Venezuela is a country in crisis. With the authoritarian rule of Nicolás Maduro still clinging to his power in the South American nation, and the opposition leader Juan Guaidó vying for what many believe to be his rightful role as president, the people of Venezuela, along with the army, have risen up. Thousands have taken to the streets in protest that Maduro is still in office.
Across the world, more than 50 countries have publicly declared their support of Guaidó as the rightful leader of the country, including the United States. This has not stopped Maduro from maintaining his seat as president. Now, in an effort to force their hand and help those in the worst conditions in the country, U.S. senators have signed a bill that will authorize $40 million in aid, according to CBS News.
Senate Foreign Affairs Committee ranking member Sen. Bob Menendez championed the bill, which has bipartisan support.
Aside from a hefty check for aid, the bill also “directs the State Department to work with European governments to replicate U.S. efforts and issue their own sanctions.” Menendez hopes that by having support in sanctions from other first world countries, Maduro will have no choice but to step down from the presidency and concede defeat to Guaidó.
“That is something that would be incredibly powerful, knowing that the sanctions that would levied are not just by the United States against the Maduro regime, but internationally. That’s something that could significantly change the dynamics. It sends Maduro a message, as well as Russia and China that are helping to prop up Maduro.”
Russia and China are currently the two biggest countries that have offered their support to Maduro as the leader of Venezuela, along with a host of Middle Eastern countries.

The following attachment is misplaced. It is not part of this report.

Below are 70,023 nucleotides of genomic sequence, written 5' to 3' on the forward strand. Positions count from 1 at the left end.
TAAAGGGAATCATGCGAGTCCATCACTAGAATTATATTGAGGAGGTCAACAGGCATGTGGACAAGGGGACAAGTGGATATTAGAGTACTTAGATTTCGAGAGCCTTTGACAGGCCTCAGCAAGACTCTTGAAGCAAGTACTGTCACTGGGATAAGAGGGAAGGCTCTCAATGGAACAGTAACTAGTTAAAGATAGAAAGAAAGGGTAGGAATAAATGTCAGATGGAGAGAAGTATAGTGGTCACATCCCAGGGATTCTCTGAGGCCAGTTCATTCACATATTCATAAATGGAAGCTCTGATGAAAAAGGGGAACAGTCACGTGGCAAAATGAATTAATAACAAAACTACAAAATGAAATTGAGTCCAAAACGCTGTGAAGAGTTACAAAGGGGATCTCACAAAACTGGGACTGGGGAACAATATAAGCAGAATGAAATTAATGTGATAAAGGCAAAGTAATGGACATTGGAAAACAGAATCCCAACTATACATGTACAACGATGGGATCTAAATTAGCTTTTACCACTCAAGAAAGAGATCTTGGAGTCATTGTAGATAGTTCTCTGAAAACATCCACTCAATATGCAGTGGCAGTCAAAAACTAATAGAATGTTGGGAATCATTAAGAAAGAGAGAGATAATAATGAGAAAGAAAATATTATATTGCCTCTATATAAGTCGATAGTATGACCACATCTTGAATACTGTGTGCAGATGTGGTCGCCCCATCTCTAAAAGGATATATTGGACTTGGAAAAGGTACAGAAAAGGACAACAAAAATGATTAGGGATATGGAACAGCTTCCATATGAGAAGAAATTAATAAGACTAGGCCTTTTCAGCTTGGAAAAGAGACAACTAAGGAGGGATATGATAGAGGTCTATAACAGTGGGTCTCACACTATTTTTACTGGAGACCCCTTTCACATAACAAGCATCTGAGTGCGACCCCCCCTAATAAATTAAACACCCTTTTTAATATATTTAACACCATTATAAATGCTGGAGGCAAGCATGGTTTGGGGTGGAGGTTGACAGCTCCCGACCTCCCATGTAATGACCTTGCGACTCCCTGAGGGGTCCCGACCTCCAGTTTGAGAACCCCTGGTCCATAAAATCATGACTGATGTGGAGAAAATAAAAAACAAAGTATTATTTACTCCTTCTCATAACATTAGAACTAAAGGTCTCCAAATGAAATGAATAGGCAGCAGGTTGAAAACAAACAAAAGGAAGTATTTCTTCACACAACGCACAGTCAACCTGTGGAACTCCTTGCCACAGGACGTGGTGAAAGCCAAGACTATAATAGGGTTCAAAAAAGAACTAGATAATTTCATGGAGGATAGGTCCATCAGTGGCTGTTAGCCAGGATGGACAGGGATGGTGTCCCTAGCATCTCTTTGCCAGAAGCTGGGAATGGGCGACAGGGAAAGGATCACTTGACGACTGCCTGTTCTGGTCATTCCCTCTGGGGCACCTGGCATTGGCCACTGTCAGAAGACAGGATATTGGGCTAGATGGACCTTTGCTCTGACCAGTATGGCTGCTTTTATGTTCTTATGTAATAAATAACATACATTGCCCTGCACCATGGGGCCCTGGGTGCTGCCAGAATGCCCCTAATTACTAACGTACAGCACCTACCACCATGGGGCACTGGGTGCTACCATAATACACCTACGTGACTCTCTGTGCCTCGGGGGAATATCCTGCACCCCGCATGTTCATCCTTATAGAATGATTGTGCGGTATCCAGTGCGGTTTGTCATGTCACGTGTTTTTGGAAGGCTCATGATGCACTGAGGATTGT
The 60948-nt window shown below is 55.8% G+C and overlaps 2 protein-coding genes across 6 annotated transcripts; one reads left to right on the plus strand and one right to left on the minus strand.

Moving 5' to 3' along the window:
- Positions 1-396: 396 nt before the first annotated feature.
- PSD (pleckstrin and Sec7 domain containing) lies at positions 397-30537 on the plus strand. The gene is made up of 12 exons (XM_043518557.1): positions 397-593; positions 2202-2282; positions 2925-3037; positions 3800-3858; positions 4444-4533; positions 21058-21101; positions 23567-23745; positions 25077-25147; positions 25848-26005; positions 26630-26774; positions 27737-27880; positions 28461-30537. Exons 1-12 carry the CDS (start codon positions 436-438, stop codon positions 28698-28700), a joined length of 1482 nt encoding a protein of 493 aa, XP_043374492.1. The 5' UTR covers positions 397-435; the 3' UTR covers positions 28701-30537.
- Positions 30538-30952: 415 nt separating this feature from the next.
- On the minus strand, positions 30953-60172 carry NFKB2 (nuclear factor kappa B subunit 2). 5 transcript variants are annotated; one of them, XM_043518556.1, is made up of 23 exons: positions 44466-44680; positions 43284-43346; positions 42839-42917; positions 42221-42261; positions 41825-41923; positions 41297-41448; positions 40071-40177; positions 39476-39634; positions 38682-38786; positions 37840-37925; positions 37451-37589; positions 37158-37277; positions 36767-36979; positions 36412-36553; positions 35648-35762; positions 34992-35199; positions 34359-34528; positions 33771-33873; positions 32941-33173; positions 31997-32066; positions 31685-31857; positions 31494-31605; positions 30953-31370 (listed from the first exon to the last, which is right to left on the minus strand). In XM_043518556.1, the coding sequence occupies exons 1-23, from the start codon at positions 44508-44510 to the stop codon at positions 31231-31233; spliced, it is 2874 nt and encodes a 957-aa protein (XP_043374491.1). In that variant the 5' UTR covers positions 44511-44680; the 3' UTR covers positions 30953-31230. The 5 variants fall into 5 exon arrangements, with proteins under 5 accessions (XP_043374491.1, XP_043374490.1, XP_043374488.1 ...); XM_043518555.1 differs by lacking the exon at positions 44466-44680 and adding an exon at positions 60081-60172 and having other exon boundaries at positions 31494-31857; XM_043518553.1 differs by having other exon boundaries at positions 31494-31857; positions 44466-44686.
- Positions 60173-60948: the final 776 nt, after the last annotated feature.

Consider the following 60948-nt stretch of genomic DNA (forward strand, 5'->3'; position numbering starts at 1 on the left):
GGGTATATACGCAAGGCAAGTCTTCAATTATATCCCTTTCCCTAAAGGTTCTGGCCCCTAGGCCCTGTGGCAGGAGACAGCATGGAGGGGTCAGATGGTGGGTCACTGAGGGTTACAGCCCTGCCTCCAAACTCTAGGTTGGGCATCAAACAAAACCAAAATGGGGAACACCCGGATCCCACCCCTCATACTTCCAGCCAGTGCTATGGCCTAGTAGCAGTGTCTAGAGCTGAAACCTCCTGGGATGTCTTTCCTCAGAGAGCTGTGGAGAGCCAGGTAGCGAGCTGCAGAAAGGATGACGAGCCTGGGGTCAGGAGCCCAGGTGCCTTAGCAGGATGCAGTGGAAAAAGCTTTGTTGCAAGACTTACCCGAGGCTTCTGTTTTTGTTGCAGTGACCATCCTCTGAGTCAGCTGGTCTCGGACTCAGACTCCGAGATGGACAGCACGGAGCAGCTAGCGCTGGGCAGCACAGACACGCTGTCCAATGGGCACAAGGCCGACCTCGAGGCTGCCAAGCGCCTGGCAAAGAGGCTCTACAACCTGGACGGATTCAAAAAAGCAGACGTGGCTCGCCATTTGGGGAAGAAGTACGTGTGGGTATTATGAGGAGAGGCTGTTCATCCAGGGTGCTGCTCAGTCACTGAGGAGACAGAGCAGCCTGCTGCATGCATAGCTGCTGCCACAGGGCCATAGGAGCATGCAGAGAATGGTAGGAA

The bill, which is being called the Venezuela Emergency Relief, Democracy Assistance, and Development Act of 2019, has support from both Democratic and Republican senators, with big names including that of Marco Rubio, Ted Cruz, John Cornyn, Dick Durbin, Ben Cardin, and Tim Kaine.
It could also create some travel issues for the families of “high-ranking Venezuelan officials,” with visa restrictions suggested in the bill. They will have to prove they have not been involved in any “human rights abuses” in order to obtain a visa waiver.
The unrest in the country stems around a controversial election which is widely believed to have been rigged by Maduro to stay in power. Most believe that Guaidó was the true winner of the election. Despite this, Maduro’s government has refused to step down, and has been working to try and discredit Guaidó in any way they can, most recently lifting his immunity from prosecution, according to the BBC.
Guaidó is not backing down though, refusing to let the threat of prosecution stop him from fighting Maduro’s government. He has made a renewed call for protests planned for Saturday, taking to Twitter to reach his support base.